Kise was followed by lawyer Alina Habba, who was representing the Trump Organization. She said that the two Trump employees who were most responsible for the financial statements, Weisselberg and former senior vice president Jeff McConney, weren’t accountants and that they relied on the accounting firm they hired for guidance. She said Cohen had portrayed the pair and Trump as being “like the mob” and engaging in “collusion.”
“There’s no proof” of that, she said.
Her brief presentation was followed by that of attorney Cliff Robert, who is representing Eric Trump and Donald Trump Jr., the Trump sons who are now running the company. He said there was a “lack of evidence” for the AG when it comes to the pair.
“There is no case. There’s nothing there,” Robert said. “There’s no there there.”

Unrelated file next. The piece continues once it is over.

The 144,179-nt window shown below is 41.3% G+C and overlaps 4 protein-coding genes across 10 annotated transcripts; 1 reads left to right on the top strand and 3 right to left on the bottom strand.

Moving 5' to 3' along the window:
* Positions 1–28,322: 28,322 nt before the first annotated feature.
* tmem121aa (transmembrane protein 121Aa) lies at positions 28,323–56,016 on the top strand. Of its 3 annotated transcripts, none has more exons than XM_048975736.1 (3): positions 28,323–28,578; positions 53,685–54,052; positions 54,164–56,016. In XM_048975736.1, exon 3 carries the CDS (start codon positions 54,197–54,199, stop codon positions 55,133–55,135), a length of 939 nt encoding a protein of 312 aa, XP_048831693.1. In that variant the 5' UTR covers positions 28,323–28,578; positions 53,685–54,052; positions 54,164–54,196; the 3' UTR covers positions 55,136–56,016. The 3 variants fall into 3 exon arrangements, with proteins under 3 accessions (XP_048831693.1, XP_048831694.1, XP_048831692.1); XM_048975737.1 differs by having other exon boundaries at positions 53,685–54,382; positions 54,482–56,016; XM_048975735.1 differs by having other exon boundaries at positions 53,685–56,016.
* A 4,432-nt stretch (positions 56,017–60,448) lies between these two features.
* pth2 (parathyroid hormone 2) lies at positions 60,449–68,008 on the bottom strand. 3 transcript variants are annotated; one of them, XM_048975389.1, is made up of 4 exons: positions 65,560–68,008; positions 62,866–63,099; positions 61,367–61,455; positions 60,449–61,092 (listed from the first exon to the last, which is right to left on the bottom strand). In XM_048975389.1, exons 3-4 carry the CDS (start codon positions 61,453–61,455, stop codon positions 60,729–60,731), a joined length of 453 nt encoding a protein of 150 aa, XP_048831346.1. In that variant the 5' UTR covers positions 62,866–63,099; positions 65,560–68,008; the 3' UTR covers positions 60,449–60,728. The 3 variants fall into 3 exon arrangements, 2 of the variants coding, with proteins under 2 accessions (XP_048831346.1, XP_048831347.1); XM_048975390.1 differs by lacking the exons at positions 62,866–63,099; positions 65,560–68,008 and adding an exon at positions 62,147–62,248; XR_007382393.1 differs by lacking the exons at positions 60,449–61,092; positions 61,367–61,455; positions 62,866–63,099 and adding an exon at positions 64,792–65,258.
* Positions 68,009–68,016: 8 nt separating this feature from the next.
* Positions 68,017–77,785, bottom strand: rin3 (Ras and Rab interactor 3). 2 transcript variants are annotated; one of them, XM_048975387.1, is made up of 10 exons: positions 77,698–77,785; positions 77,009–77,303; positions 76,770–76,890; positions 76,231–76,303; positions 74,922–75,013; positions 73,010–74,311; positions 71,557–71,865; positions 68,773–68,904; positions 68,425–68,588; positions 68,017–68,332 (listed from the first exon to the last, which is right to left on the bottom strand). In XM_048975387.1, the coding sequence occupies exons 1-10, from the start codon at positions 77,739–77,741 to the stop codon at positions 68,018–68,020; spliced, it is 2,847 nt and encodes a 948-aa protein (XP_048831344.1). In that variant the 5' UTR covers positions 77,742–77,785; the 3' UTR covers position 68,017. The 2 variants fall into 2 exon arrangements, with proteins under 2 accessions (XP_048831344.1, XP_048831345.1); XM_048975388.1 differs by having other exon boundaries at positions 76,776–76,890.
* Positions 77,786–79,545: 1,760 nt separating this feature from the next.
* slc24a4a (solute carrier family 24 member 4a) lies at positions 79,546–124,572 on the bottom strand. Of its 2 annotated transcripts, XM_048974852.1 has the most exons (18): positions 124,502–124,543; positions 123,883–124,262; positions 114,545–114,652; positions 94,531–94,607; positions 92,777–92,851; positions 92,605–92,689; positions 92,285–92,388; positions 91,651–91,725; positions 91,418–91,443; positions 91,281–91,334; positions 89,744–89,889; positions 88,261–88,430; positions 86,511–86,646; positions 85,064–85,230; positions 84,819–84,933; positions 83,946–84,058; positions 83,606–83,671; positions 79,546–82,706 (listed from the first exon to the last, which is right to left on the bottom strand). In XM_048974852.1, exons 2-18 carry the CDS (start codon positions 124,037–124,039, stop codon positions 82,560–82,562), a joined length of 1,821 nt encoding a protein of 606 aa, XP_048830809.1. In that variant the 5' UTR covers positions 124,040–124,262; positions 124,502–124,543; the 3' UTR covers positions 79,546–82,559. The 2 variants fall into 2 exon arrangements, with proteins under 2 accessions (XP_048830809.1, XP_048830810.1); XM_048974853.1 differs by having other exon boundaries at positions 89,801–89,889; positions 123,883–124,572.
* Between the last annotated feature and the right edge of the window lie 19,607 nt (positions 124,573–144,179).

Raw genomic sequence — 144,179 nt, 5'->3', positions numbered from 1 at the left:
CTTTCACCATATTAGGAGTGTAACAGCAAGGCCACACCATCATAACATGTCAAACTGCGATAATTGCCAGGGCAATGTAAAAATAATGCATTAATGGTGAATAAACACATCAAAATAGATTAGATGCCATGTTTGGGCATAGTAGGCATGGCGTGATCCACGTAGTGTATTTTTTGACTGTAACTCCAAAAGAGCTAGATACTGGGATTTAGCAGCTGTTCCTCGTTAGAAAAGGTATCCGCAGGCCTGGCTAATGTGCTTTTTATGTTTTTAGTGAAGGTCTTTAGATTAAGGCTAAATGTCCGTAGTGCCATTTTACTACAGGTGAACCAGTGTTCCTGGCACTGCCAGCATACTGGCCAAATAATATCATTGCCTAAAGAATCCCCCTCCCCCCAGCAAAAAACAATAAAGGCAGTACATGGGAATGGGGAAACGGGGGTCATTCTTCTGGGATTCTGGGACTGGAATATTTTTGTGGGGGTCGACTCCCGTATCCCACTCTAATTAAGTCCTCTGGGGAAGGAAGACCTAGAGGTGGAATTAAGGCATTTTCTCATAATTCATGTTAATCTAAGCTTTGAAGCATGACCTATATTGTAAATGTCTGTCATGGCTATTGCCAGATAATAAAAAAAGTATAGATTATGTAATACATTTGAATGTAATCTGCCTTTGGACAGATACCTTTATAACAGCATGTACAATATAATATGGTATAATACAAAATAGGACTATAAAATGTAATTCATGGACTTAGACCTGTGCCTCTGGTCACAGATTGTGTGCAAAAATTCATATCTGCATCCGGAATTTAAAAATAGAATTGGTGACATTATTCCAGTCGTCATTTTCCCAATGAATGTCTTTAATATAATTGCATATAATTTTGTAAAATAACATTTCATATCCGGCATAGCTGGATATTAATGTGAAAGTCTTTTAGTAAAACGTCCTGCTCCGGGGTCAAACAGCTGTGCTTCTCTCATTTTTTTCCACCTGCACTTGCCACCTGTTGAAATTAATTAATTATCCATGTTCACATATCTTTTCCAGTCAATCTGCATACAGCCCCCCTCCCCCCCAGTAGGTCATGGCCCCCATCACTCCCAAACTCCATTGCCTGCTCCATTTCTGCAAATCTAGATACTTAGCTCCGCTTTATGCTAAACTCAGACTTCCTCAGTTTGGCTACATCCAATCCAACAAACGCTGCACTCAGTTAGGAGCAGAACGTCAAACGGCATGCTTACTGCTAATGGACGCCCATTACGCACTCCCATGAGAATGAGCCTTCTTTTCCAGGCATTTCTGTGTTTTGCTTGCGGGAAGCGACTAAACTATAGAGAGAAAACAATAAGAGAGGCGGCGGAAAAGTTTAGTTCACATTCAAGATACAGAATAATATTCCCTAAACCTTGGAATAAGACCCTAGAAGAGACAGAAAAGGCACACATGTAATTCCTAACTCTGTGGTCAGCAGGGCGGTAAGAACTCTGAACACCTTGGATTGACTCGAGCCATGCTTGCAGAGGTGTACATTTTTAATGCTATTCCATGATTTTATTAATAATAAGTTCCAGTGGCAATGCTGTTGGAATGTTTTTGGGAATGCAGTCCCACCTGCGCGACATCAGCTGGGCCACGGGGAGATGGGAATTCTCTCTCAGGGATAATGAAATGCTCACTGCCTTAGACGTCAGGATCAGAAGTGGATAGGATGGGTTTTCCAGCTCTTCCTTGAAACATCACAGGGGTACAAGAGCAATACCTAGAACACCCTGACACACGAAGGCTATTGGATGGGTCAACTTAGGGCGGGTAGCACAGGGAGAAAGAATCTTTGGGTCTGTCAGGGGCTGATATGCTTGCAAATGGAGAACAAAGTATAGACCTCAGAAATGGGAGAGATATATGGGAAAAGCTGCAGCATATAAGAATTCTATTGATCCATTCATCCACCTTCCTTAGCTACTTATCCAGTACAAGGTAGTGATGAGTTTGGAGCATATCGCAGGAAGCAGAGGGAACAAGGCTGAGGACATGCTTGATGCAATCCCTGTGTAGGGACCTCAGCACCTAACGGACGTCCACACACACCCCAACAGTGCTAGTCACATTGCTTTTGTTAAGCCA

James is seeking to have both sons barred from the real estate industry in New York for five years. The bans on their father, Weisselberg and McConney that the AG is seeking would be lifetime bans.
“They have not expressed any remorse,” Wallace said of Trump and his former executives. As for Trump, “nothing is his fault. Everything is a conspiracy and unjust. He’s the victim.”
Engoron questioned whether the AG had shown the Trump sons had an intent to defraud. Amer said that the pair signed off on the company’s financial statements after Trump was inaugurated in 2017 and that at the very least they “did not do anything to fulfill their responsibilities” to make sure the statements were accurate.
Engoron then said a recent court filing from the AG’s office didn’t lay out much evidence the pair were aware of fraud, either.
James filed her $250 million suit against Trump, the Trump Organization and its top executives in 2022 after years of investigation into their business practices. Engoron found before the trial that Trump and his executives had engaged in repeated and persistent fraud. Among the outstanding issues is whether they’d had an intent to defraud.
Trump maintains his properties were worth even more than the inflated financial statements showed. He has also repeatedly argued he shouldn’t have to pay any damages because he never defaulted on any of his loans or insurance policies.